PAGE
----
Scripture tells us that in the last days Jesus is mocked and questioned. Arrogance attempts to diminish the power of God, to discredit His role in creation, and to dismiss His promise of judgment. People choose other gods to worship. With humility, His faithful followers must earnestly continue to be about the work God calls us to do. 

LORD, Creator and Promise Keeper, Your grace falls gently in the middle of these harsh last days. Forgive those who deny You and give them a reason to hope. I long to dwell in Your Presence all the days of my life. Here I see the beauty of Extravagant Love and know the unexplainable joy of Living Hope. As I eagerly anticipate what You will do next, help me tell Your story of Grace! Count me alive in Christ. Moment by moment, Jehovah Shammah, You are here!

  

Application


In the last words of Jeremiah Chapter 30, we read “In the latter days, you will understand this.” We do not always understand the present times, and even parts of the future are unclear and beyond our understanding.

  • What do these words say to you? Is it just a centuries old equivalent to “hindsight is 20/20”? Or, does it suggest our understanding will be whole when Christ returns, when the end of time opens the mind to complete understanding?

  • How do you deal with the uncertainties and unknowns in life?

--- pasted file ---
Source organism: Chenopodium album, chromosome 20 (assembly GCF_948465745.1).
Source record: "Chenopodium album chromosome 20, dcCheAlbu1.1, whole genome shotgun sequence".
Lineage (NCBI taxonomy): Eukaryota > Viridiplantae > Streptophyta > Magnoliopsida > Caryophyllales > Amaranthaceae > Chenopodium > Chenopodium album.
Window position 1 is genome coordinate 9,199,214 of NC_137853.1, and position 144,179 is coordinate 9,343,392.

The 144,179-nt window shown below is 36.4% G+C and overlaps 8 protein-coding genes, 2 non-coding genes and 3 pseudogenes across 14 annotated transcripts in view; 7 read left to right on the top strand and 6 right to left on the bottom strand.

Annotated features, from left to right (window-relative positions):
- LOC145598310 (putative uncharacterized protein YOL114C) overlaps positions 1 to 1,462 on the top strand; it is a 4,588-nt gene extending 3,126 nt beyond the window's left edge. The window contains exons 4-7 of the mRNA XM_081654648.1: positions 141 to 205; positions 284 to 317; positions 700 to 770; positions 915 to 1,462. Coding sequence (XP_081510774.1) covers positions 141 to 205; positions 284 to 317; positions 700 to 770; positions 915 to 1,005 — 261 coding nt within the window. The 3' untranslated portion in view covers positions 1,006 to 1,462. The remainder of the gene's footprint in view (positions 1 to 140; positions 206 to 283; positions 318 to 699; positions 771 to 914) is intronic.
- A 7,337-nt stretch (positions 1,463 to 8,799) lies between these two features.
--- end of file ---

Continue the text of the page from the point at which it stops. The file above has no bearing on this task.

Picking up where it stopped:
Donna Oswalt



[1] Insight.org/resources/bible/the-minor-prophets/Zephaniah; Swindoll, Charles

[2] Wiersbe Study Bible, Jeremiah Chapter 30

[3] Interpretation Bible Studies, Jeremiah; Laha, Robert, p 7

[4] Walking the Ancient Paths, A Commentary on Jeremiah; Kaiser, Walter C, p339

[5] Wiersbe Study Bible Jeremiah Chapter 30

[6] Chronological Study Bible, Jeremiah Chapter 30

Thursday, July 22, 2021

The Letters

Week 29 – Book of Jeremiah 

Read: Jeremiah Chapter 29


Background

 

Jeremiah’s forty years of ministry occurs during an exceptionally critical time in Middle Eastern history. Initially, Egypt comes to power over Judah after King Josiah is killed by Egyptian military forces. This begins an era of Judah’s designation as a vassal state, first with Egypt’s ruler Pharaoh Necho. The people attempt to choose their king, with Jehoahaz, Josiah’s son next in succession, but three months later, Jehoiakim (Eliakim) is appointed king by Necho. In their loss of freedom and confusion, the people turn to the idols they had worshiped during wicked Manasseh’s reign, not to the One True God.

 

Egypt is defeated by Nebuchadnezzar of Babylon in 605 BC. In a clever, political effort, Jehoiakim submits to Nebuchadnezzar and requests to stay on as Judah’s vassal leader. However, three years later, the arrogant Jehoiakim attempts to rebel against Nebuchadnezzar. In 597 BC, Jehoiakim, many others in the royal family, significant leaders, aristocrats, and artisans of Jerusalem are exiled to Babylon. A new leader emerges, Zedekiah, also appointed by the Nebuchadnezzar. The now powerful  Babylonia Empire is in control. Uncertain times with enemy-appointed pseudo-kings, Judah’s future looks to be full of gloom.